Missing mummies: Hundreds of ancient Egyptian animals remains prove to be empty inside
British scientists have been baffled to discover that hundreds of animal mummies from ancient Egypt – everything from cats to crocodiles – contain nothing inside.
More than 800 animal mummies have so far been analyzed by the
Manchester Museum and the University of Manchester using X-rays
and scanning equipment. About one-third contains complete
animals, while another third contain partial remains.
However, the scientists were surprised when they found that the remaining third of the mummies were empty, BBC reported.
Dr Lidija McKnight, an Egyptologist from the University of Manchester, admitted: "There have been some surprises.
"We always knew that not all animal mummies contained what we expected them to contain, but we found around a third don't contain any animal material at all - so no skeletal remains," she told the BBC.
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In many cases, the cloth was stuffed with other available material, some of it connected to the animal meant for mummification.
"Basically, organic material such as mud, sticks and reeds, that would have been lying around the embalmers workshops, and also things like eggshells and feathers, which were associated with the animals, but aren't the animals themselves."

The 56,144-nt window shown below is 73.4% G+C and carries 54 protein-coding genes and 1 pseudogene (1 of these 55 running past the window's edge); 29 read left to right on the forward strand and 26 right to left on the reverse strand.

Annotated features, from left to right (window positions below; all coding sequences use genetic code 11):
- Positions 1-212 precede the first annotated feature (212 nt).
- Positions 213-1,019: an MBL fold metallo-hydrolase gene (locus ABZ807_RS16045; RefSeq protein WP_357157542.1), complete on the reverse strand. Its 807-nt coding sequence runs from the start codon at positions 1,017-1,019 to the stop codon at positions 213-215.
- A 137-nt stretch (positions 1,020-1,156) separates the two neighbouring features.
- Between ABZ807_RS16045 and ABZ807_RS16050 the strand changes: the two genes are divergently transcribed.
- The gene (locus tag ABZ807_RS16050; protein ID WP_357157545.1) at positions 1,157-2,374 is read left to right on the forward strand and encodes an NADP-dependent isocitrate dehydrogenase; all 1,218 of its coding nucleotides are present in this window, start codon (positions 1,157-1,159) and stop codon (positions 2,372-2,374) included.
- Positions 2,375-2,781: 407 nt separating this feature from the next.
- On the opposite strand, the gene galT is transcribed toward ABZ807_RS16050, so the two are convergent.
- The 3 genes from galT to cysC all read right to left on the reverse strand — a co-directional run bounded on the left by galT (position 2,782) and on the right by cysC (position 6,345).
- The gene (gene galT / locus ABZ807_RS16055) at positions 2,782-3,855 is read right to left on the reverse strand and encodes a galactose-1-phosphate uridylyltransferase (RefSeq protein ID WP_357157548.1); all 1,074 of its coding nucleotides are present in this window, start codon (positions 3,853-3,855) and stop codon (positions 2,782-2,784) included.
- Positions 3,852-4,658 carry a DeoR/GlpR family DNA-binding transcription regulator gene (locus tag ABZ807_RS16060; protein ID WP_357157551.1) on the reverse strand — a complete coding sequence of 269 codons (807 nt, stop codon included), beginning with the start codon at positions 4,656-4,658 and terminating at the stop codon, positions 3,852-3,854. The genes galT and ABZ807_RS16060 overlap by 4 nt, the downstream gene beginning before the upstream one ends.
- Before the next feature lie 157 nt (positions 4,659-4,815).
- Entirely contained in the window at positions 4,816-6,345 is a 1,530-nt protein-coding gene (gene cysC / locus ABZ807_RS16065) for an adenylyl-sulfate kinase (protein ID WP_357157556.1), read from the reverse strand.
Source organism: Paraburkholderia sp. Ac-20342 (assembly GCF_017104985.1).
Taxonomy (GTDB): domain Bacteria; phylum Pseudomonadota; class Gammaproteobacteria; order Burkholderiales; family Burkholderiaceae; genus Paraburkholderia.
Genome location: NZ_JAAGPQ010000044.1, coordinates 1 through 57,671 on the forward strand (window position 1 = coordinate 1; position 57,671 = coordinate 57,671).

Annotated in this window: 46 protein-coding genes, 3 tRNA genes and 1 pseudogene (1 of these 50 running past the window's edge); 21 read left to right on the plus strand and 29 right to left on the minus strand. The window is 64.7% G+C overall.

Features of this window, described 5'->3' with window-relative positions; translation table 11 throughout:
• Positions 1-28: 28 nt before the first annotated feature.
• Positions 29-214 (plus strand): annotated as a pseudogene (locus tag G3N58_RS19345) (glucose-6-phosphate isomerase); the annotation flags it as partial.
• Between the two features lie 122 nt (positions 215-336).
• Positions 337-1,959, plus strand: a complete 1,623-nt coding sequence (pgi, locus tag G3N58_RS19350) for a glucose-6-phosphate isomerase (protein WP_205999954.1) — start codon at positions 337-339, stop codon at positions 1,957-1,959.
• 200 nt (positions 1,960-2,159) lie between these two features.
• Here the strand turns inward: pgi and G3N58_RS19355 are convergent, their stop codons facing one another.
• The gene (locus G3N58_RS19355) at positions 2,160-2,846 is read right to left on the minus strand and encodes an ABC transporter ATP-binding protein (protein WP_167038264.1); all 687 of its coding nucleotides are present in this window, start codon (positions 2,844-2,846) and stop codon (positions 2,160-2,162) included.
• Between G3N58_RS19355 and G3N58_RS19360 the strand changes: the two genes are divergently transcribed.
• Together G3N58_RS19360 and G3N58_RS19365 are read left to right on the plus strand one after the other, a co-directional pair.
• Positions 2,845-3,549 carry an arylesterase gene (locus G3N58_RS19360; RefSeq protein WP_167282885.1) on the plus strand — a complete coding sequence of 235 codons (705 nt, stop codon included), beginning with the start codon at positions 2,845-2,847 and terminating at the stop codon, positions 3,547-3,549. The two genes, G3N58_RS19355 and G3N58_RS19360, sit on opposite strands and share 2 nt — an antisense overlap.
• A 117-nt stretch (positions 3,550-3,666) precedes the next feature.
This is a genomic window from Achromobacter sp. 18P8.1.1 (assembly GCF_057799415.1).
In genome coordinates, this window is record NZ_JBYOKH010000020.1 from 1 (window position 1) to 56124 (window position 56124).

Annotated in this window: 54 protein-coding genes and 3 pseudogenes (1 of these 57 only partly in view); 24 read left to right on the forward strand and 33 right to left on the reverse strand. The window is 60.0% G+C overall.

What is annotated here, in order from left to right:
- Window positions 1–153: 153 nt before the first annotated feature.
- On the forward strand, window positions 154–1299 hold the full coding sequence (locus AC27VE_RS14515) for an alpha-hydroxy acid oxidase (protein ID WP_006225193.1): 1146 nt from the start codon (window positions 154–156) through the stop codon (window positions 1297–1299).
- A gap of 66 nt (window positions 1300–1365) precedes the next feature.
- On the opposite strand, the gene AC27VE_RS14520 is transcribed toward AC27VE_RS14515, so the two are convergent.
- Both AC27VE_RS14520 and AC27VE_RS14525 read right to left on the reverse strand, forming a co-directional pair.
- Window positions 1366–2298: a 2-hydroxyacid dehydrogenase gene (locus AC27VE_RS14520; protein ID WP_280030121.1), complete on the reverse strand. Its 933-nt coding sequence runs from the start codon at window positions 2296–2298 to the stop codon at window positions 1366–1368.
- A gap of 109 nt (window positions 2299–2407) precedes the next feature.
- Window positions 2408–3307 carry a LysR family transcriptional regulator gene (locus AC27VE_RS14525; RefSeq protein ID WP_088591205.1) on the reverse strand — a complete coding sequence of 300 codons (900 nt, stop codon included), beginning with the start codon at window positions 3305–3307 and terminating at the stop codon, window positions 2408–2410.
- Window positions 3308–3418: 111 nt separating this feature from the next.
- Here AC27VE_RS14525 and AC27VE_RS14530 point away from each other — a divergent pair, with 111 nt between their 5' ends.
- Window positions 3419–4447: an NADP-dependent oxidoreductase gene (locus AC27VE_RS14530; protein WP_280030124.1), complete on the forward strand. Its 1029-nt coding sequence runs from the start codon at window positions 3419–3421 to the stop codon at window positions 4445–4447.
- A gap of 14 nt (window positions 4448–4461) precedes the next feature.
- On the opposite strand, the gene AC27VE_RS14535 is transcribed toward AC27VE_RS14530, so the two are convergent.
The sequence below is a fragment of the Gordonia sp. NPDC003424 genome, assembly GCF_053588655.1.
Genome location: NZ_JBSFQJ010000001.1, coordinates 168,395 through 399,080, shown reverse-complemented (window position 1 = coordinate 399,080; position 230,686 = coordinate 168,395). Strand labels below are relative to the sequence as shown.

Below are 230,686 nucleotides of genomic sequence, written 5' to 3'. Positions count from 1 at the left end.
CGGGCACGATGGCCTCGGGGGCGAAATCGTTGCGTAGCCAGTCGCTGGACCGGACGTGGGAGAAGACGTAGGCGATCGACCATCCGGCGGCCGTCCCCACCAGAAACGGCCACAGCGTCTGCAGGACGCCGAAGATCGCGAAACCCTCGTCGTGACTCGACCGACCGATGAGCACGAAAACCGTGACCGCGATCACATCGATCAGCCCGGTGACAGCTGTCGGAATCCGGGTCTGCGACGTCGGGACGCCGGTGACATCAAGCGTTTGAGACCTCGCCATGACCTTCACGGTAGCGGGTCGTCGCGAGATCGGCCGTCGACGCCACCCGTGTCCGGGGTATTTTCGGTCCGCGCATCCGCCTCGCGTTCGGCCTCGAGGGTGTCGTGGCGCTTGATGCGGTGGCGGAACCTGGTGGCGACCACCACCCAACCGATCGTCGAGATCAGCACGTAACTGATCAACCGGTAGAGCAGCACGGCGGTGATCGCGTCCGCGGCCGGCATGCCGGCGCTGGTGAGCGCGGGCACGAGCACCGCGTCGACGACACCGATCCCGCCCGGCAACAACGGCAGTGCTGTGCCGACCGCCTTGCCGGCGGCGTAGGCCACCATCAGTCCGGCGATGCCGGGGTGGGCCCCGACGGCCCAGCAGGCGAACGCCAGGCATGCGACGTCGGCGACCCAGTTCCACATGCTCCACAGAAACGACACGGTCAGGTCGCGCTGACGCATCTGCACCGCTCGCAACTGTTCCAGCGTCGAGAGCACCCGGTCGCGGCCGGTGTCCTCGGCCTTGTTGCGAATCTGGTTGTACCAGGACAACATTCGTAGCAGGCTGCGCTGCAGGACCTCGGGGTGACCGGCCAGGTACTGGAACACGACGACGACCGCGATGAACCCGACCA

One explanation for the missing animal specimens is that there was such a huge appetite for the religious offerings that demand simply outstripped supply.
"The scale of animal mummification between about 800 BC and into the Roman period was huge," explained Dr. Campbell Price, curator of the Egypt and Sudan department at Manchester Museum.
"In terms of how many animals were reared and killed, it would have been on an industrial scale. The animals were young and killed when they were quite small. To achieve those numbers you had to have a very specific breeding program."
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Scientists believe that mummy makers probably struggled to keep
up with the demand, but that does not mean the mummies were
"We think there is probably more to it than that," Dr McKnight told the BBC.
"We think they were mummifying pieces of animals that were lying around, or materials associated with the animals during their lifetime - so nest material or eggshells.
"They were special because they had been in close proximity with the animals - even though they weren't the animals themselves.
Scientists say that up to 70 million animals may have been mummified by the ancient Egyptians.